Priced at a very handy $99, the Wii Mini isn’t exactly the Nintendo Wii you know and love, and that’s not just a comment on the incredibly attractive new design. While you do get an included Wii Remote Plus controller, this is otherwise a pretty bare bones model of the classic console as Nintendo has taken away the Wi-Fi capabilities (though it still may support online play through add-ons via the USB ports) as well as the backwards compatibility feature with the Gamecube (this includes removing the memory card slots and Gamecube controller ports), essentially reducing the system to its barest essentials.
Is this a good buy then? That’s difficult to say, as ideally this is for gamers on a budget, or those that prefer their 360 or PS3 and want the cheapest way to add the famed Nintendo system to their collection. However, considering how easy it is to find an actual Wii system at a reasonable price (in some cases with game bundles) it’s hard to support such a watered down version of a once proud console.
Originally, I wasn’t sure whether or not to report on the Ouya, mostly because I feel like I met my quota on farfetched console rumors with that Xbox 720 report leak. However, between the underwhelming Wii U unveiling at E3, and Microsoft and Sony remaining mum on their future plans, 720 leaks aside, it’s getting harder and harder to get properly hyped up for the next generation of consoles based on mere official information. So here I am, reporting on another console that may or may not exist.
Cynicism aside, the truth is that there are a lot of reasons to be excited about the Ouya. Because Ouya isn’t just a vaguely dirty-sounding word, but is instead a rumored new entrant into the console wars that has the backing of veterans like Ed Fries (Xbox) and CEO Julie Uhram (IGN).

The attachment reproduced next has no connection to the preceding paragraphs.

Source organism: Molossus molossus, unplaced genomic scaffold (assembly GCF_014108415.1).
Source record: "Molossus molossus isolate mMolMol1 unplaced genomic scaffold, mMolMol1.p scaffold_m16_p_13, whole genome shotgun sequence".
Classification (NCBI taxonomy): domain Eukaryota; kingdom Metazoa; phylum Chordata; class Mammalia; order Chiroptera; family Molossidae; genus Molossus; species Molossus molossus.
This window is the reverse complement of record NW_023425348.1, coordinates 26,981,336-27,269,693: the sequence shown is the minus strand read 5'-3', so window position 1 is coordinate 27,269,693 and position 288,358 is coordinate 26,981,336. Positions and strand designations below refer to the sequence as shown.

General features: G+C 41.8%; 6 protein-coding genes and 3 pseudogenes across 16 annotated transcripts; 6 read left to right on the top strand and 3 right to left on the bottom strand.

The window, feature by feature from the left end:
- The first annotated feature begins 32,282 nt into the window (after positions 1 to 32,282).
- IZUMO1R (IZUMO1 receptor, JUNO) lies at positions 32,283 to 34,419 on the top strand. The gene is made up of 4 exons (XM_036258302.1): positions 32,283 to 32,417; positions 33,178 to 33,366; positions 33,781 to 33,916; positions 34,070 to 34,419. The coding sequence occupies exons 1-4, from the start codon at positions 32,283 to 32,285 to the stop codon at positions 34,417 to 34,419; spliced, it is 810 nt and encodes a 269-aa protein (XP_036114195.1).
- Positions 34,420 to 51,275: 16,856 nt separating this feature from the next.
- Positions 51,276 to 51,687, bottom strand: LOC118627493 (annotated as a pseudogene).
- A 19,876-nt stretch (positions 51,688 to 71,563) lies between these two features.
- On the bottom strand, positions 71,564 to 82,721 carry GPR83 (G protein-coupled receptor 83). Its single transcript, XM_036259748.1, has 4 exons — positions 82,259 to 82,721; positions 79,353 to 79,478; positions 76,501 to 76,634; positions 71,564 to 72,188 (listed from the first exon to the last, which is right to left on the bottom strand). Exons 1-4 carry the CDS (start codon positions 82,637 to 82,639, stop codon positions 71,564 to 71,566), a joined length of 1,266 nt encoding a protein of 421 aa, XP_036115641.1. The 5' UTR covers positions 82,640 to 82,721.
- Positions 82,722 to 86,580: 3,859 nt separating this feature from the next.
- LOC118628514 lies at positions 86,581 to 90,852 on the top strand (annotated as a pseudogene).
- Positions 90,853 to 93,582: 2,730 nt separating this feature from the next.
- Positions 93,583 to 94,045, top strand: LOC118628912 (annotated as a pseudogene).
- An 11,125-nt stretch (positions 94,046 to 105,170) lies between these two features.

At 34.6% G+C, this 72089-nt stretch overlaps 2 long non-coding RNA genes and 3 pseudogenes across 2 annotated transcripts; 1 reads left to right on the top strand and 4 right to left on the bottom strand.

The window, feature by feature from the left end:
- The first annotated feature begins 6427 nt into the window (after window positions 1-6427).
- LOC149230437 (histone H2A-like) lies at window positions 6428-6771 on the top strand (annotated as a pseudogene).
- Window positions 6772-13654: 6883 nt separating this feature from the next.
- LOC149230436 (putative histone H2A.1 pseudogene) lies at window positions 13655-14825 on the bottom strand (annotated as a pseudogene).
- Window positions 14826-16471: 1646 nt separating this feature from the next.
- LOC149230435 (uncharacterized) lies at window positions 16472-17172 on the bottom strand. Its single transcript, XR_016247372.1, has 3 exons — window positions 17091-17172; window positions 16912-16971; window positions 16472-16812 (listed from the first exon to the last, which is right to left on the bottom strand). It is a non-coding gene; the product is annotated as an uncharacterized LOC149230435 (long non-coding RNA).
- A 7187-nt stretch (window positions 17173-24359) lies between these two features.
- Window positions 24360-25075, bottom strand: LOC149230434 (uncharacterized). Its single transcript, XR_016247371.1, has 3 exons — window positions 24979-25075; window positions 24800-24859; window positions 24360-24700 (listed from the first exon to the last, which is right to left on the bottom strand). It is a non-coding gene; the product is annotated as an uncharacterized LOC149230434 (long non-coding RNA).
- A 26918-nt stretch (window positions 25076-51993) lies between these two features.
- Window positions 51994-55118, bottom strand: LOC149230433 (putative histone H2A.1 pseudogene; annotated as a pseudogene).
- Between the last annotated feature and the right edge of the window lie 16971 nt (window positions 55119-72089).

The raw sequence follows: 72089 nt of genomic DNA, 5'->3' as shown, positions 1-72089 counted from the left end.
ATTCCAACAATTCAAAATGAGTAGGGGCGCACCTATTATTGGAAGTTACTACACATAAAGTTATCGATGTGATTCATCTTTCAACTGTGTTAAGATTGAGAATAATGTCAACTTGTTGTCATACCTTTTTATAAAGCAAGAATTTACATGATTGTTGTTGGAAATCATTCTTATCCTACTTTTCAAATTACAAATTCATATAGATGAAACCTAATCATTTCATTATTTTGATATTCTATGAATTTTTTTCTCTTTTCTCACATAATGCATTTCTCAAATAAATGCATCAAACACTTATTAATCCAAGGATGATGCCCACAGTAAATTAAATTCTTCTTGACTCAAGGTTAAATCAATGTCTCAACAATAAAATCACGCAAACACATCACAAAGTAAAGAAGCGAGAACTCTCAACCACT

Now, obviously, anybody trying to make a successful new console has to have an ace up their sleeve to separate themselves from the industry giants. The Ouya’s trump card, as first reported by The Verge, is its Android-powered core, which will supposedly help the console double as a development kit. Essentially, the Ouya is “hacker friendly” and allows for gamers that buy it to create their own titles. Even more appealing is the consoles alleged price tag, which is said to be set at $99, and will feature completely free games.
While there is apparently more information about the Ouya set to break in the coming days, what we have now is tantalizing enough. The idea of a major release system encouraging a lassez faire attitude towards its consumers concerning security policies and publishing rights is an interesting one, and brings consoles closer toward their seemingly inevitable assimilation with some of the finer points of PC gaming. In fact, there is a lot about the Ouya that reflects the recent evolutionary trends in gaming. It combines a little bit of mobile app gaming, the explosion of the indie development market, and is supposedly set to offer the whole package to you for a foundation-shattering price point.
It’s a console based around the concepts of freedom and independence, making the 4th of July the perfect day to consider its potential impact. Because honestly, whether or not the Ouya bucks the trend of previous cinderella entrants into the console market and actually makes it is, at this time, largely irrelevant. As the “Madden” franchise has shown, when there is a lack of real competition in a market, it’s hard for your product to not become stale. And if even half of the information about the Ouya turns out be accurate, it is at least an exciting idea that may hopefully force the major players to consider the benefits of its more appealing ideas.
Yes, yes it is. With as much that’s changed in the world of video games over the years, its somehow comforting to know that E3 is still around to exhibit the best of the industry in a big atmosphere way. Unfortunatley the age is starting to show on the old gal, and the show hasn’t been as captivating the last couple of years as it probably should have been. While this years was more of the same, there was still enough on exhibit to be worth talking about. It’s not quite done yet, but I’ve seen enough to start naming the best, worst, and most memorable of E3 2012.